EVISA Print | Contact EVISA | Sitemap | Home   
 Advanced search
The establishment of EVISA is funded by the EU through the Fifth Framework Programme (G7RT- CT- 2002- 05112).

Supporters of EVISA includes:

Selenoprotein P is required for normal sperm development


While selenoprotein P was believed to play a role as an antioxidant and to transport selenium throughout the body,  its physiological function was unknown.

Over 20 selenoproteins have been identified, including key enzymes for oxidant defense such as the glutathione peroxidases and the thioredoxin reductases. Selenoproteins are usually enzymes that contain a single selenocysteine as a constituent of the active site. Dietary selenium is essential for normal sperm development and male fertility. Selenoprotein P (SEPP1) is a unique family member that is an extracellular glycoprotein and depending on the species, contains 10-17 selenocysteine residues in its primary structure, thereby carrying about 60 percent of the selenium in blood plasma.

To understand the physiological function of SEPP1 in the testes and epididymis of mammals, a team of scientists at Vanderbilt University in Nashville studied male mice that lack the gene to produce SEPP1. These genetically altered males have levels of selenium in the testis that are less than 10 percent of the normal concentration.

The research team, headed by Dr. Gary E. Olson, found that the mutant male mice lacking SEPP1 were generally infertile because of  sperm development with defective tails, similar to the sperm produced by unaltered male mice fed a low-selenium diet. Even further, the infertility of the mutant mice could not be cured by prolonged feeding on a diet supplemented with high levels of selenium.

According to Olson and his colleagues, these findings strongly indicate that SEPP1 is the source of the selenium needed for development of normal sperm and for male mice to maintain their fertility.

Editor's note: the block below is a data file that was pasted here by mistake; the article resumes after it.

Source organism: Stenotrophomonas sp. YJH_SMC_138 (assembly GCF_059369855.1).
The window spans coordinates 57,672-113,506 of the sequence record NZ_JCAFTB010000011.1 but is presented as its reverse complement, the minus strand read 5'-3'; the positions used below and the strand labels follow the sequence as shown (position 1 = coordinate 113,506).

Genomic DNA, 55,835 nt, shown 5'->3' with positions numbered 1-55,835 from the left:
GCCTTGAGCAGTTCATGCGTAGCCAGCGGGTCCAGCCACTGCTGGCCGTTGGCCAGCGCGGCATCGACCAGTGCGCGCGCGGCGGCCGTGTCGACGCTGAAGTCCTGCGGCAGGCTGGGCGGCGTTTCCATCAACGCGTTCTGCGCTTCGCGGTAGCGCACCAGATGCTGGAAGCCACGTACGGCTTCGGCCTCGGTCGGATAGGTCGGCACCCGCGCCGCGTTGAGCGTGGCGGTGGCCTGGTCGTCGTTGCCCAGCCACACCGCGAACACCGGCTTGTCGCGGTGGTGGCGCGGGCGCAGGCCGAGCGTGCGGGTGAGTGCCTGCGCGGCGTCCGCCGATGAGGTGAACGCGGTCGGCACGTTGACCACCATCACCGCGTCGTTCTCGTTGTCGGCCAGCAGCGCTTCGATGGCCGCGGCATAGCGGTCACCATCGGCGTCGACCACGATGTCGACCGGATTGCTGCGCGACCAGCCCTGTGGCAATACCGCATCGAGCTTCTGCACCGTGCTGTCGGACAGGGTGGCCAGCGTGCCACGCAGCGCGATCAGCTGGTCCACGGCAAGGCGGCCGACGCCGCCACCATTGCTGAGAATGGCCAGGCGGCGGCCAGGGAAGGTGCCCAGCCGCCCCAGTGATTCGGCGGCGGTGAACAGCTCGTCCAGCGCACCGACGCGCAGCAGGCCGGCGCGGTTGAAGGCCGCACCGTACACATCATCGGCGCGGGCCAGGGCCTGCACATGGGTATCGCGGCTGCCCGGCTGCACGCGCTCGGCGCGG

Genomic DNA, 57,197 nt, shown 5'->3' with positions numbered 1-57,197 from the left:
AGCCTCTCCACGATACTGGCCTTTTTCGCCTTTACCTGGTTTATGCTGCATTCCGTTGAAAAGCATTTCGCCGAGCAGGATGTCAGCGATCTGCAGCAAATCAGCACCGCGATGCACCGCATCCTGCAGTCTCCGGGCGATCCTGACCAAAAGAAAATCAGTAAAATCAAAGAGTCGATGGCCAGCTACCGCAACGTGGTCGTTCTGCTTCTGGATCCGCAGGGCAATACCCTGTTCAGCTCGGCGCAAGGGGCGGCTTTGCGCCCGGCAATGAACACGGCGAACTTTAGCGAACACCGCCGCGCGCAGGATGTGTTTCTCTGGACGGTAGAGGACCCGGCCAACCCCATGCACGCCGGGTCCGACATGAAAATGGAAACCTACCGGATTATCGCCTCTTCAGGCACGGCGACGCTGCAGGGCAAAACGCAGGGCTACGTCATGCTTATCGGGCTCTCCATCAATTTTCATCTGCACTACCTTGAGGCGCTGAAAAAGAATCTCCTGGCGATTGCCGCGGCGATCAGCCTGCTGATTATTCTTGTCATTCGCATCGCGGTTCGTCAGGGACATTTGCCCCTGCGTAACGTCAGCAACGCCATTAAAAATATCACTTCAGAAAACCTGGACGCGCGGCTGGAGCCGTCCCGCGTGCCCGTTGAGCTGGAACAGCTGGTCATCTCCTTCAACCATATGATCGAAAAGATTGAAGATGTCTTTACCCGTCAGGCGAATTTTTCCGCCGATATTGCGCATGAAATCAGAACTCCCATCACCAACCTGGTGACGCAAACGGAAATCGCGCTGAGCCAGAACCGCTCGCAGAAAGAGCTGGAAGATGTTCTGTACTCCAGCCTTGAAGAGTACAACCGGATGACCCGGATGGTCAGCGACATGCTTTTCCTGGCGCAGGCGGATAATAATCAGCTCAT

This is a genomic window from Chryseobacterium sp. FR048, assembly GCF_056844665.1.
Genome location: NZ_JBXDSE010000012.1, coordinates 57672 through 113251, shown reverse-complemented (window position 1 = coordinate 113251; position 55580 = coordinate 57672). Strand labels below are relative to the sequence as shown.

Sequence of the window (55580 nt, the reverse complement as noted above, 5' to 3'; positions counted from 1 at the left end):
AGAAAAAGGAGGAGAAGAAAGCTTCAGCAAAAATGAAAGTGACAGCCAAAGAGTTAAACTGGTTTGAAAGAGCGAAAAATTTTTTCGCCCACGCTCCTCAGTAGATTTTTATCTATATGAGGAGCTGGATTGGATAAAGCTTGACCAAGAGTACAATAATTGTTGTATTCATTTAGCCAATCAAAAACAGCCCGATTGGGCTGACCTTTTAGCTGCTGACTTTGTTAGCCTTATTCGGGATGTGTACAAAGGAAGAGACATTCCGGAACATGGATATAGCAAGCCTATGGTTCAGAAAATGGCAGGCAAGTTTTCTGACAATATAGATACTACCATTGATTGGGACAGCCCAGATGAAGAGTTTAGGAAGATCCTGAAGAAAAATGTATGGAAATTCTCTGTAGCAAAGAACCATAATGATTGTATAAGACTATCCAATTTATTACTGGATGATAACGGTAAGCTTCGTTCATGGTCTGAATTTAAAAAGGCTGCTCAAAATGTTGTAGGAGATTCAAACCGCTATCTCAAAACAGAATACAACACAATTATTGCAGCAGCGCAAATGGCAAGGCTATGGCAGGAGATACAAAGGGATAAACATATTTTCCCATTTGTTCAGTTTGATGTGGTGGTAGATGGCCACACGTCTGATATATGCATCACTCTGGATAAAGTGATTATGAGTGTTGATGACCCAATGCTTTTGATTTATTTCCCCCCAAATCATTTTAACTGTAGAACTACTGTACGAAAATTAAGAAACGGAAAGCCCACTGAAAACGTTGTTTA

The original paper:

Gary E. Olson, Virginia P. Winfrey, Subir K. NagDas, Kristina E. Hill, Raymond F. Burk, Selenoprotein P Is Required for Mouse Sperm Development, Biol. Reprod., 73 (2005) 201-2011. doi: 10.1095/biolreprod.105.040360

Related publications:

Carlo Foresta, Leopold Flohé, Andrea Garolla, Antonella Roveri, Fulvio Ursini, Matilde Maiorino, Male Fertility Is Linked to the Selenoprotein Phospholipid Hydroperoxide Glutathione Peroxidase, Biol. Reprod., 67/3 (2002) 967-971. DOI: 10.1095/biolreprod.102.003822

L. Flohé, Selenium in mammalian spermiogenesis, Biol. Chem., 388/10 (2007) 987-995. DOI: 10.1515/BC.2007.112

Sonia Shalini, M.P. Bansal, Alterations in selenium status influences reproductive potential of male mice by modulation of transcription factor NFKB, BioMetals, 20 (2007) 49–59. DOI: 10.1007/s10534-006-9014-2

M. Sánchez-Gutiérrez, E. A. García-Montalvo, J. A. Izquierdo-Vega, L. M. Del Razo, Effect of dietary selenium deficiency on the in vitro fertilizing ability of mice spermatozoa, Cell. Biol. Toxicol., 24 (2008) 321–329. DOI 10.1007/s10565-007-9044-8

A.A. Turanov, M. Malinouski, V.N. Gladyshev, Selenium in Male Reproduction, in: D.L: Hatfield, M.J. Berry, V.N. Gladyshev, Selenium: Its Molecular Biology and Role in Human Health, Springer, 2012, 409-417. DOI: 10.1007/978-1-4614-1025-6_32

Related EVISA Resources

Link Database: Selenium and Human health
Link Database; Research projects related to selenium
Link database: All about proteins containing selenium

Related EVISA News (newest first)

September 28, 2022: Selenium May Play a More Important Role in Microbes Than Previously Thought
May 14, 2019: Selenoneine is a major selenium species in red blood cells of Inuit from Nunavik
February 14, 2018: Essentiality of selenium for brain development
October 15, 2016: Researchers discover how selenium is incorporated into proteins

July 21, 2015: Polish selenium supplements not always labeled accurately
December 17, 2014: Decreased risk of colorectal cancer linked with higher selenium status
August 9, 2011: New selenium metabolites found in human serum
May 22, 2011: Does Selenium Prevent Cancer? It May Depend on Which Form People Take
May 12, 2011: Review: Selenium doesn't prevent cancer
June 19, 2010: A new Selenium-containing compound, Selenoneine, found as the predominant Se-species in the blood of Bluefin Tuna
July 20, 2009: Researchers Reveal Selenium's Metabolism In Life-Giving Amino Acids
October 28, 2008: National Cancer Institute ends Selenium and Vitamin E Cancer Prevention Trial, or SELECT
March 16, 2008: New selenium-containing proteins identified in selenium-rich yeast
October 16, 2005: New light on human selenium metabolism
October 6, 2005:  Selenomethionine shows promising results as a protective agent against Esophageal Cancer
August 2, 2005: New CRM for Selenomethionine in yeast developed by NRC Canada is now on the market

last time modified: March 6, 2024

Imprint     Disclaimer

© 2003 - 2024 by European Virtual Institute for Speciation Analysis ( EVISA )